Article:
**N**is odd, before drawing each round a bye is allocated to the lowest scorer or to the lowest ranked among those who share the lowest score. No player may receive a bye twice. - Before drawing each round the median score group (i.e. the score group containing the median player) is ascertained. If the median score group falls between two score groups the higher score group is taken. Score groups are first paired from the top down to the median score group, then from the bottom up towards the median score group, and finally the median score group is paired.
- A pairing is made by first selecting a player and then by selecting an eligible opponent, both selections being inevitable. Pairing is based entirely on the progress scores and on the ranking of the players.
- When pairing a top or median score group of unpaired contestants the player is always the top ranked contestant in the group. From a bottom score group the player is always the contestant of lowest rank.
- The opponent is that eligible group member whose card lies nearest to being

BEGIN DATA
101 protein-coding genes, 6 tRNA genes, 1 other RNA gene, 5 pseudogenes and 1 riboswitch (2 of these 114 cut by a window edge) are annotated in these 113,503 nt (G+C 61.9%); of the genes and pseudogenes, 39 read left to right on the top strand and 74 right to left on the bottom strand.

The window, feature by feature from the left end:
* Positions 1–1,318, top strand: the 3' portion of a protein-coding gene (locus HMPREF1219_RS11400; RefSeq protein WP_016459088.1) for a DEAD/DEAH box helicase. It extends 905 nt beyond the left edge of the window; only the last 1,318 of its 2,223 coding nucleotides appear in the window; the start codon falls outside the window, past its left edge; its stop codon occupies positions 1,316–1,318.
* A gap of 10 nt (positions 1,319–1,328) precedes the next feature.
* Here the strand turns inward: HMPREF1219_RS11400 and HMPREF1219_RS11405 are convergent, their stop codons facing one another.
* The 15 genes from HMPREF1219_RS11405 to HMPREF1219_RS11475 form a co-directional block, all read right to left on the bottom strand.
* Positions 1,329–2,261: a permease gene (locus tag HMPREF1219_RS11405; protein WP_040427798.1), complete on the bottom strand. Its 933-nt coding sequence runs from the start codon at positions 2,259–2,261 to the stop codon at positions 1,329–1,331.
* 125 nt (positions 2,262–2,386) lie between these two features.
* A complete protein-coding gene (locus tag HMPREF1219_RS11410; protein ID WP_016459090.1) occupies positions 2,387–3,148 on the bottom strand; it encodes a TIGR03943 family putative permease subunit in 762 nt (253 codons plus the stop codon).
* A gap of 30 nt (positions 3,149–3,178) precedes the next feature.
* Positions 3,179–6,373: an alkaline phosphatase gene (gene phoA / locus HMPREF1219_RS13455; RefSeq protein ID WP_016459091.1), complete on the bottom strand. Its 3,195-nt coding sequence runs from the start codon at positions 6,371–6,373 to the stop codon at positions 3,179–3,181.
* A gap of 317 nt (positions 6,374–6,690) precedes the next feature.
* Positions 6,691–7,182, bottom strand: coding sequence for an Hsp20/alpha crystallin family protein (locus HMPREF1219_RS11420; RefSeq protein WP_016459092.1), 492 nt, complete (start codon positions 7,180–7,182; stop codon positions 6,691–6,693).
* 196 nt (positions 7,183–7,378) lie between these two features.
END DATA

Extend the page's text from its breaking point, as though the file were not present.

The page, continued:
**P/2**places (if**P**is even) or**(P+1)/2**places (if**P**is odd) away from the player's card where**P**is the number of members in the score group.^{1} - If a pairing is impossible because the player has already met the opponent then the player is paired against the next eligible opponent in the same half of the group. If this pairing is also impossible the process is continued until an eligible opponent is found.
- If it is impossible to find an eligible opponent in the correct half of the group then the previous pairing (if any) made in the same group is cancelled and the player from the cancelled pairing is paired against the next eligible opponent. This process is continued until each player in the top half of the group is paired with an opponent in the bottom half.